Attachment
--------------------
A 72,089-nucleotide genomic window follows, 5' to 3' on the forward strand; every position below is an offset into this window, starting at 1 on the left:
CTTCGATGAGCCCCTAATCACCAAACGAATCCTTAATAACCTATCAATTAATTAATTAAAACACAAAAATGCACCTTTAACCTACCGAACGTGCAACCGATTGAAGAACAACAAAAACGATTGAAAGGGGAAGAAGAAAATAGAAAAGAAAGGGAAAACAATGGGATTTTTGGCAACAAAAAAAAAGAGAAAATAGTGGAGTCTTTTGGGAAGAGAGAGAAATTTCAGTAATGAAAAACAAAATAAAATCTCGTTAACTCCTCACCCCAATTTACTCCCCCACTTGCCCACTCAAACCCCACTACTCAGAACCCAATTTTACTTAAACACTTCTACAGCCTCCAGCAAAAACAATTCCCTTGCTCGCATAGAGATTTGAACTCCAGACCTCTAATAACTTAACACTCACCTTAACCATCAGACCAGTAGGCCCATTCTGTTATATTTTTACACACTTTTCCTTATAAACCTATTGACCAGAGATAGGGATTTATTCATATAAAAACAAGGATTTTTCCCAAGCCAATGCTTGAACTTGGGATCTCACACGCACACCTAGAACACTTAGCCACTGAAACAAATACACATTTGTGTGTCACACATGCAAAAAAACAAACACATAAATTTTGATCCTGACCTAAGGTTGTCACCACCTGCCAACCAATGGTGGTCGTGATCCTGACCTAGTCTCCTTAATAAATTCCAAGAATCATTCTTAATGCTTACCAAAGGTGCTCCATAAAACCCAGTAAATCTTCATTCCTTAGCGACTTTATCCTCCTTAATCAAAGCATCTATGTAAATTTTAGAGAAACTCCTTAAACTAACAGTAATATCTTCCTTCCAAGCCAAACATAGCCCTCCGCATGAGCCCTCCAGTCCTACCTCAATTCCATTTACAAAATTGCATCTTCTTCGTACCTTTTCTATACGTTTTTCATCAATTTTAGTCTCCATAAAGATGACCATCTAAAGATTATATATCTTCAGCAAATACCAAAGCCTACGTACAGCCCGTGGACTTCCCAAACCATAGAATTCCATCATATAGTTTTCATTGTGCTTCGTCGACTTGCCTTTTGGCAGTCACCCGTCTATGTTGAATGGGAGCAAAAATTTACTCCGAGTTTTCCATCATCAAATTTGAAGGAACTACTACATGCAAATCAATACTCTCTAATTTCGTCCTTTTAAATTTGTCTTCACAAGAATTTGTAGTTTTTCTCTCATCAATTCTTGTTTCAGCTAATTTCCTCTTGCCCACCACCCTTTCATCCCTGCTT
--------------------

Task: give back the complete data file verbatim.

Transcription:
A 72,089-nucleotide genomic window follows, 5' to 3' on the forward strand; every position below is an offset into this window, starting at 1 on the left:
CTTCGATGAGCCCCTAATCACCAAACGAATCCTTAATAACCTATCAATTAATTAATTAAAACACAAAAATGCACCTTTAACCTACCGAACGTGCAACCGATTGAAGAACAACAAAAACGATTGAAAGGGGAAGAAGAAAATAGAAAAGAAAGGGAAAACAATGGGATTTTTGGCAACAAAAAAAAAGAGAAAATAGTGGAGTCTTTTGGGAAGAGAGAGAAATTTCAGTAATGAAAAACAAAATAAAATCTCGTTAACTCCTCACCCCAATTTACTCCCCCACTTGCCCACTCAAACCCCACTACTCAGAACCCAATTTTACTTAAACACTTCTACAGCCTCCAGCAAAAACAATTCCCTTGCTCGCATAGAGATTTGAACTCCAGACCTCTAATAACTTAACACTCACCTTAACCATCAGACCAGTAGGCCCATTCTGTTATATTTTTACACACTTTTCCTTATAAACCTATTGACCAGAGATAGGGATTTATTCATATAAAAACAAGGATTTTTCCCAAGCCAATGCTTGAACTTGGGATCTCACACGCACACCTAGAACACTTAGCCACTGAAACAAATACACATTTGTGTGTCACACATGCAAAAAAACAAACACATAAATTTTGATCCTGACCTAAGGTTGTCACCACCTGCCAACCAATGGTGGTCGTGATCCTGACCTAGTCTCCTTAATAAATTCCAAGAATCATTCTTAATGCTTACCAAAGGTGCTCCATAAAACCCAGTAAATCTTCATTCCTTAGCGACTTTATCCTCCTTAATCAAAGCATCTATGTAAATTTTAGAGAAACTCCTTAAACTAACAGTAATATCTTCCTTCCAAGCCAAACATAGCCCTCCGCATGAGCCCTCCAGTCCTACCTCAATTCCATTTACAAAATTGCATCTTCTTCGTACCTTTTCTATACGTTTTTCATCAATTTTAGTCTCCATAAAGATGACCATCTAAAGATTATATATCTTCAGCAAATACCAAAGCCTACGTACAGCCCGTGGACTTCCCAAACCATAGAATTCCATCATATAGTTTTCATTGTGCTTCGTCGACTTGCCTTTTGGCAGTCACCCGTCTATGTTGAATGGGAGCAAAAATTTACTCCGAGTTTTCCATCATCAAATTTGAAGGAACTACTACATGCAAATCAATACTCTCTAATTTCGTCCTTTTAAATTTGTCTTCACAAGAATTTGTAGTTTTTCTCTCATCAATTCTTGTTTCAGCTAATTTCCTCTTGCCCACCACCCTTTCATCCCTGCTT